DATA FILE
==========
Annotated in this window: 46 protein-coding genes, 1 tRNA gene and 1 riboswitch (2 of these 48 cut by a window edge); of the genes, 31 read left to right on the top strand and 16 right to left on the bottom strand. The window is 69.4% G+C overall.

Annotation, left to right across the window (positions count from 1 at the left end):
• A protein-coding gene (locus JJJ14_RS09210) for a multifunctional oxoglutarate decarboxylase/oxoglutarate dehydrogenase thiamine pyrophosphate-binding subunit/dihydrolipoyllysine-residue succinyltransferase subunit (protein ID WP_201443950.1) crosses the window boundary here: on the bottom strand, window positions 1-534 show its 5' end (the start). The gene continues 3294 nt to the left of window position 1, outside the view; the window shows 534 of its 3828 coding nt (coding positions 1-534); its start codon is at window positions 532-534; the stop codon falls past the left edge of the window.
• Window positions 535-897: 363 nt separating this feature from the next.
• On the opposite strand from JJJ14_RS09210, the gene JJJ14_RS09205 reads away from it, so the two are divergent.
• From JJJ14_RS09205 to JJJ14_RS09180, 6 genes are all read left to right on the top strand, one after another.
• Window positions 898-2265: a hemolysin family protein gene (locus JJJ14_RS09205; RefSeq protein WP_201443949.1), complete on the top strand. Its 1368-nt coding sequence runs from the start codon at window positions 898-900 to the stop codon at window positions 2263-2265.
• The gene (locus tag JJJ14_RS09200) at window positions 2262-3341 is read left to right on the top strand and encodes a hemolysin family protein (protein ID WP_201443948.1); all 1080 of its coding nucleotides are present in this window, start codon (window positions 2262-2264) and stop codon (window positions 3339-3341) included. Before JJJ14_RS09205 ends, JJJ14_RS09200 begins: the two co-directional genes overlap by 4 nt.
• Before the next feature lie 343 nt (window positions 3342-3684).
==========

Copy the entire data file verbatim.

Annotated in this window: 46 protein-coding genes, 1 tRNA gene and 1 riboswitch (2 of these 48 cut by a window edge); of the genes, 31 read left to right on the top strand and 16 right to left on the bottom strand. The window is 69.4% G+C overall.

Annotation, left to right across the window (positions count from 1 at the left end):
• A protein-coding gene (locus JJJ14_RS09210) for a multifunctional oxoglutarate decarboxylase/oxoglutarate dehydrogenase thiamine pyrophosphate-binding subunit/dihydrolipoyllysine-residue succinyltransferase subunit (protein ID WP_201443950.1) crosses the window boundary here: on the bottom strand, window positions 1-534 show its 5' end (the start). The gene continues 3294 nt to the left of window position 1, outside the view; the window shows 534 of its 3828 coding nt (coding positions 1-534); its start codon is at window positions 532-534; the stop codon falls past the left edge of the window.
• Window positions 535-897: 363 nt separating this feature from the next.
• On the opposite strand from JJJ14_RS09210, the gene JJJ14_RS09205 reads away from it, so the two are divergent.
• From JJJ14_RS09205 to JJJ14_RS09180, 6 genes are all read left to right on the top strand, one after another.
• Window positions 898-2265: a hemolysin family protein gene (locus JJJ14_RS09205; RefSeq protein WP_201443949.1), complete on the top strand. Its 1368-nt coding sequence runs from the start codon at window positions 898-900 to the stop codon at window positions 2263-2265.
• The gene (locus tag JJJ14_RS09200) at window positions 2262-3341 is read left to right on the top strand and encodes a hemolysin family protein (protein ID WP_201443948.1); all 1080 of its coding nucleotides are present in this window, start codon (window positions 2262-2264) and stop codon (window positions 3339-3341) included. Before JJJ14_RS09205 ends, JJJ14_RS09200 begins: the two co-directional genes overlap by 4 nt.
• Before the next feature lie 343 nt (window positions 3342-3684).